Sometimes when I'm lying in bed staring at the ceiling in my usual insomniac defeat, I'll open my laptop (I know, I know) and start futzing around with Ambiance ($3), one of the many apps I've downloaded in the hopes of inspiring a better night's sleep. I've dozed off to many tracks in its large library of ambient noises, ranging from "Daytime Thunderstorm" to "Rains on a Tent" to "Dishwasher." (Don't knock that last one—it's my favorite.)
But on one particular night a couple of years ago, when even the calming hum of kitchen appliances couldn't sweep me off to dreamland, I found myself in a bit of a K-hole of some of Ambiance's more out-there sounds. I curiously clicked on a track called "binaural beats" and was somewhat alarmed by a disclaimer that said that it would be undetectable unless I wore headphones; my brain would then pick up the "pulsations." I imagined some kind of sleep-inducing dog whistle, but after some reading some positive reviews to confirm that I wouldn't fry my gray matter in the process, I hit play. A vibrating humming noise filled my earbuds, and within seconds, I was woozy.
It was a new experience for me, but there has been curiosity surrounding binaural beats for centuries. (The term "binaural," which literally means "to hear with two ears," dates back as early as 1859.) When two dissonant tones below a certain frequency are played at the same time in different ears, the brain detects a third tone that has a rhythm to it. It presents like an oscillating humming sound, and it's oddly hypnotic, especially when heard in complete isolation from any outside noise or distraction. There are apps and YouTube videos devoted to the sounds, and the impact for some is profound enough that "digital drugs" is not uncommon terminology.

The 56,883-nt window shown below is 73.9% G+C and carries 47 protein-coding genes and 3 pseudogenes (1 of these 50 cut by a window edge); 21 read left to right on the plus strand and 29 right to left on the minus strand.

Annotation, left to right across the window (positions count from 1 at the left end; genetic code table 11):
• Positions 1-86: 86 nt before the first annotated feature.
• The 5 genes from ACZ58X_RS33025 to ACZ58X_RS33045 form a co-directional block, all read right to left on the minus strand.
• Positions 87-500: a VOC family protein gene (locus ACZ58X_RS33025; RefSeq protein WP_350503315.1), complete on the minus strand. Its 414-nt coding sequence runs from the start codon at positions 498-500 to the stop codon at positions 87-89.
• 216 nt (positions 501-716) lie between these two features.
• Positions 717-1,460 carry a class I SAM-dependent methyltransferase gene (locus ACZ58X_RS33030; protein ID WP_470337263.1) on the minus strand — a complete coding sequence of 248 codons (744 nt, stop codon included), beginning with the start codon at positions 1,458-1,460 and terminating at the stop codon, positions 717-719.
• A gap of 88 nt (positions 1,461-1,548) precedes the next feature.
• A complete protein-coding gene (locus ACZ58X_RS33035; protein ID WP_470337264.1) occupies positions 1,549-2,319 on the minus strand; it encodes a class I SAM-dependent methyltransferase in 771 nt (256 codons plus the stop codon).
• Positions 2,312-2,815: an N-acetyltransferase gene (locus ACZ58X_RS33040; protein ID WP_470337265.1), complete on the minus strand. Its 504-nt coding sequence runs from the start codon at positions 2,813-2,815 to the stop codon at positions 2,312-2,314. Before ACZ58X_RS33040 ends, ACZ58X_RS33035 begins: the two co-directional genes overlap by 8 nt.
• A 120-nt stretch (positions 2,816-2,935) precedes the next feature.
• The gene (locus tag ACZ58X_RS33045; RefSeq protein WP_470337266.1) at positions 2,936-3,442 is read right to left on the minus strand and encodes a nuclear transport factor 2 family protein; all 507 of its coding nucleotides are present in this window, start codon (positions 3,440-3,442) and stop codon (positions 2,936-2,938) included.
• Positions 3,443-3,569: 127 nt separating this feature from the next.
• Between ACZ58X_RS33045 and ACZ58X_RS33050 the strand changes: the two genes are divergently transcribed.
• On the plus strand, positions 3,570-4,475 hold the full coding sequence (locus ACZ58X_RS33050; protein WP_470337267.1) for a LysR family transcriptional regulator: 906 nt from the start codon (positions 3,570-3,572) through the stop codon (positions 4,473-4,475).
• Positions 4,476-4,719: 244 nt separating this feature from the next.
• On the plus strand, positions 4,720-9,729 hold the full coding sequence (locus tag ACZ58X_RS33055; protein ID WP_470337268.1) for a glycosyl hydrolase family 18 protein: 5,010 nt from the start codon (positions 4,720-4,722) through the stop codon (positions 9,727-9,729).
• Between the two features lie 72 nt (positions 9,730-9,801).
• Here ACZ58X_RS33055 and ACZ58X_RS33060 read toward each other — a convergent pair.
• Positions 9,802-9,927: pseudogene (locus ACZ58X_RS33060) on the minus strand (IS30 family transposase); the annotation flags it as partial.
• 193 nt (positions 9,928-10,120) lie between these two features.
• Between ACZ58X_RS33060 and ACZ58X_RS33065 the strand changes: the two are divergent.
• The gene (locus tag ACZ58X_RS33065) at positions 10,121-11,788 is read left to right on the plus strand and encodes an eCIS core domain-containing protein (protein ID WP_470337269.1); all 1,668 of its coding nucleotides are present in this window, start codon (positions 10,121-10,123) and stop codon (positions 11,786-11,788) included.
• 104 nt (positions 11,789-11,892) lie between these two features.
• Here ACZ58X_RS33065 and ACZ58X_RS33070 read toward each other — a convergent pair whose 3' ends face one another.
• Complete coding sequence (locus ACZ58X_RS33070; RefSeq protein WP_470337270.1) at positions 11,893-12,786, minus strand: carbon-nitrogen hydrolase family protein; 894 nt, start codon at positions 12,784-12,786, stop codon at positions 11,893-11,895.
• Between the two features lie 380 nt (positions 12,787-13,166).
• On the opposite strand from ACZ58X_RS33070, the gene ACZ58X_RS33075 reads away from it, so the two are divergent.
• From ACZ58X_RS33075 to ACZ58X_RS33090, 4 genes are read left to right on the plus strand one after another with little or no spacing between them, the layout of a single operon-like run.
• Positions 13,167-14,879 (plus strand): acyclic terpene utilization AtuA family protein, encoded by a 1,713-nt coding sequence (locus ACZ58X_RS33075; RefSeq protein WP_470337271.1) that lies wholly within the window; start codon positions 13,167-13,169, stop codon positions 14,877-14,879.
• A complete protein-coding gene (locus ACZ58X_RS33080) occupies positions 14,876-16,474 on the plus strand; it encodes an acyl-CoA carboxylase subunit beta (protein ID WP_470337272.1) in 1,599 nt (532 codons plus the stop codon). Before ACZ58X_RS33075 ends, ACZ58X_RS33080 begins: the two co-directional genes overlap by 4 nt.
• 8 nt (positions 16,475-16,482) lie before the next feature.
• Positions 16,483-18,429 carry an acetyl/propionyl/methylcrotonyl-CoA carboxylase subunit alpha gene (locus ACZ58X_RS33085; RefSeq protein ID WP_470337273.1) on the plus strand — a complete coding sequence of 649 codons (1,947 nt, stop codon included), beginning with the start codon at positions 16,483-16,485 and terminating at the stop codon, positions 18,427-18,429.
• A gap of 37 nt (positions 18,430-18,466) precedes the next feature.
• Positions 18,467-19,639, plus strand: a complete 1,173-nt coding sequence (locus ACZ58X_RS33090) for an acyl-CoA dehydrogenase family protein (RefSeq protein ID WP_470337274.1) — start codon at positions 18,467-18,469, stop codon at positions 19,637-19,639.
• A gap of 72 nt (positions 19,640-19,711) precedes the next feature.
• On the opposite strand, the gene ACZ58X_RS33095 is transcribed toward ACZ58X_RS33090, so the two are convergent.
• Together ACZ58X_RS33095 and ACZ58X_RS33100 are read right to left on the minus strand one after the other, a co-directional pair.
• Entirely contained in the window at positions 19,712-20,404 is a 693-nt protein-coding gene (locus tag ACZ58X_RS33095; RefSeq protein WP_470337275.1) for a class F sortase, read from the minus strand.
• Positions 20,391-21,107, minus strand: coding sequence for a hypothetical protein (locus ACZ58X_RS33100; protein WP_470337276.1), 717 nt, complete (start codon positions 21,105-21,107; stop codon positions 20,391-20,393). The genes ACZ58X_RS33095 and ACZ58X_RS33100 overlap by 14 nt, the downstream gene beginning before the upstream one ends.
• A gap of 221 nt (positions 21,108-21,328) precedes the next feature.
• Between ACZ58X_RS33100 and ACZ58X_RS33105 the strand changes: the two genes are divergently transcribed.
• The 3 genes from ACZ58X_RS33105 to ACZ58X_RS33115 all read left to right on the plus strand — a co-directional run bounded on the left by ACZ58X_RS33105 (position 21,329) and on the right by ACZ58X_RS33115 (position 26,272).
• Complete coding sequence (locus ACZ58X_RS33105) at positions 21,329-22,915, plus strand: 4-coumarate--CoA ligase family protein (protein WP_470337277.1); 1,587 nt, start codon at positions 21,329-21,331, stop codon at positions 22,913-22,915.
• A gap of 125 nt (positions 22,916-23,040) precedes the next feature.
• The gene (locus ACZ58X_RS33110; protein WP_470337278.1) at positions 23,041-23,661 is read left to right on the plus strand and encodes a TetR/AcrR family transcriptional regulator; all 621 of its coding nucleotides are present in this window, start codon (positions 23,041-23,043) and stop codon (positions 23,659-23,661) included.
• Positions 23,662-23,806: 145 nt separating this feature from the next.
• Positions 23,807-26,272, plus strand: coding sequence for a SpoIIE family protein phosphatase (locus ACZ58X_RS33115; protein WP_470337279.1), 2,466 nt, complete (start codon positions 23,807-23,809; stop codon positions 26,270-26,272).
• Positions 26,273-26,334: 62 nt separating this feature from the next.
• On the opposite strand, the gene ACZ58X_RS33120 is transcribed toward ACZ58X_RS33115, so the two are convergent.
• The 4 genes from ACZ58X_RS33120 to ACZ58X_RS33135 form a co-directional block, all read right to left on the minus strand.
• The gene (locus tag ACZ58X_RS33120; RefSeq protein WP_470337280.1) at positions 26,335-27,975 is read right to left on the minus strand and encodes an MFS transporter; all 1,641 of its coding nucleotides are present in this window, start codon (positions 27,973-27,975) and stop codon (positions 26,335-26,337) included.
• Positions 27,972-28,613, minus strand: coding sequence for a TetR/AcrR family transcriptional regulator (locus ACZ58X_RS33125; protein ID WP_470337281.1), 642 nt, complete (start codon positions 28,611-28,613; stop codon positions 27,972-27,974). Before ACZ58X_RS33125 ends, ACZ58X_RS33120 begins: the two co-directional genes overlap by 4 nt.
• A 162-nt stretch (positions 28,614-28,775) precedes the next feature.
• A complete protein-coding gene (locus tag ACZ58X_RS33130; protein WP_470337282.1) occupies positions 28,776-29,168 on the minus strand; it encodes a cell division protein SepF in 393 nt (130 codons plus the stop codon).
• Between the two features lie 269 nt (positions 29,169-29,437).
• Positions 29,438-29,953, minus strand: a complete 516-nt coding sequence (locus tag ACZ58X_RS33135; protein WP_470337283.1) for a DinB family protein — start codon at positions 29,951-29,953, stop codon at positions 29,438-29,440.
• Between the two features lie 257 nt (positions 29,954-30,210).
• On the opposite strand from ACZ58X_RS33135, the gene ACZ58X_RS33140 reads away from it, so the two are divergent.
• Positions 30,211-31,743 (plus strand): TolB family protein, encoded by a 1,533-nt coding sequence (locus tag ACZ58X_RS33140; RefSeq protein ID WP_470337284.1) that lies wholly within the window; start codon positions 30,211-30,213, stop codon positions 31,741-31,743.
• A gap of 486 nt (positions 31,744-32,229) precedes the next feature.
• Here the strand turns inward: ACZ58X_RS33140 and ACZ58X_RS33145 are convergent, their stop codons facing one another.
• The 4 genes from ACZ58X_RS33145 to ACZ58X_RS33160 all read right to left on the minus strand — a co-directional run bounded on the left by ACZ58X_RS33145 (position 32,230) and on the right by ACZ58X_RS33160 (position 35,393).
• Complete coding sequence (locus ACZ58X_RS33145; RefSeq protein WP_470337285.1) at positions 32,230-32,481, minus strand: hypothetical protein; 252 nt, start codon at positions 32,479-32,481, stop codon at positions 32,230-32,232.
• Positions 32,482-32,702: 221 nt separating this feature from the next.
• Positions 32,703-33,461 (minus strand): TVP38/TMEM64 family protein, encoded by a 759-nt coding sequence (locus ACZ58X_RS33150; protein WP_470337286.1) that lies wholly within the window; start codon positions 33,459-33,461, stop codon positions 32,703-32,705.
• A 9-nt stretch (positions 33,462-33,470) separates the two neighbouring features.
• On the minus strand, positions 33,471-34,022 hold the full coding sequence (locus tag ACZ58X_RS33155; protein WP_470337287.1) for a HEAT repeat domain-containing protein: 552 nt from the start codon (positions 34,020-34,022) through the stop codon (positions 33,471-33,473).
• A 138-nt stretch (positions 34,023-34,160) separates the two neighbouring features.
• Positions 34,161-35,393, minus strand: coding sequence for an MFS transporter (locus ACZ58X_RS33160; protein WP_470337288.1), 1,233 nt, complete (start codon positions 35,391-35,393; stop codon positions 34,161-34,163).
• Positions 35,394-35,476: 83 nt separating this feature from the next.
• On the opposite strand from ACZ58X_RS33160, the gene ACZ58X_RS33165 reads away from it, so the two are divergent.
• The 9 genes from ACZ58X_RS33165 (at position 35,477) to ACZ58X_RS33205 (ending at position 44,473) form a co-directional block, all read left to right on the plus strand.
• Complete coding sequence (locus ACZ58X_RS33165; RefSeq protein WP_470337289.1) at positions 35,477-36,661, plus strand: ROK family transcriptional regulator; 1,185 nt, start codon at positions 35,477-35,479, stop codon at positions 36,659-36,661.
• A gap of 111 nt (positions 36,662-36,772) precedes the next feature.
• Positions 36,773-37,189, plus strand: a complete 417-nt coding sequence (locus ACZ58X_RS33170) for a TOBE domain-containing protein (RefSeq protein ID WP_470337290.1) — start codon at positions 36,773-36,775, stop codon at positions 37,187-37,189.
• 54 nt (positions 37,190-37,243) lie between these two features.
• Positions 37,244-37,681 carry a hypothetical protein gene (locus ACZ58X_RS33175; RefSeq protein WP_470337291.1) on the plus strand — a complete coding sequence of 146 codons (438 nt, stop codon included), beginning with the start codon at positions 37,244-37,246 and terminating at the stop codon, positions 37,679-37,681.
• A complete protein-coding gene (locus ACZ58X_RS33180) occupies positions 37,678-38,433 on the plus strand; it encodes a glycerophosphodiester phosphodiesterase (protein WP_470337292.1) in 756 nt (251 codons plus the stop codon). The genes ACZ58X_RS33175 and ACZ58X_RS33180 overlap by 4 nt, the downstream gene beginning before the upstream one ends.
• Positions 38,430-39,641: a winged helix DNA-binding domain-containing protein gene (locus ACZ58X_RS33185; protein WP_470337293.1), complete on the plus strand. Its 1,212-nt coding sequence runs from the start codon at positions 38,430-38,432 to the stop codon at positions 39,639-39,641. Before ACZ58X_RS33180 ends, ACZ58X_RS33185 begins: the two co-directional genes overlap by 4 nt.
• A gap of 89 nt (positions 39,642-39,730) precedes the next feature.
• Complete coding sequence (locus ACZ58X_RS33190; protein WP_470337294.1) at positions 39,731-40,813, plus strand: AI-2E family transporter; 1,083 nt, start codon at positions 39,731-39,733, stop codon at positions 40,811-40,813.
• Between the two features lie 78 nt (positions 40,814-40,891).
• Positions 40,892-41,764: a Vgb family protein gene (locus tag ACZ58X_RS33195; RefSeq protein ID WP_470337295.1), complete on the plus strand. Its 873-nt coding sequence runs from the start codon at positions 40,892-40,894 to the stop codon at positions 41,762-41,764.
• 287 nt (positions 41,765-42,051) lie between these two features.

To be clear, the idea that these sounds can be compared to being under the influence is widely refuted. But that's not to say the effect isn't at all substantial: Scientists know that listening to these tones can impact brain activity, to the point that binaural beats are used to aid with sleep cycle research and have been shown to relieve anxiety.
As far as my own experience, that first night was certainly convincing enough for me to try it again… and again, and again. I like to use it as a Hail Mary on nights when my insomnia is at its worst—I don't like sleeping with my earbuds in, and I'd really like to avoid getting in the habit of relying on digital tools to doze off. (I still have hope that one day, I'll really be able to just fall asleep quickly without any outside help.) But I also can't remember the last time I was lying awake at 3 a.m. waiting for the dream gods to take me away—that is, since the night I stumbled upon this rad sound.
Have you ever used binaural beats before? What's your favorite method for falling asleep quickly? Click here for another simple trick to help you fall asleep faster.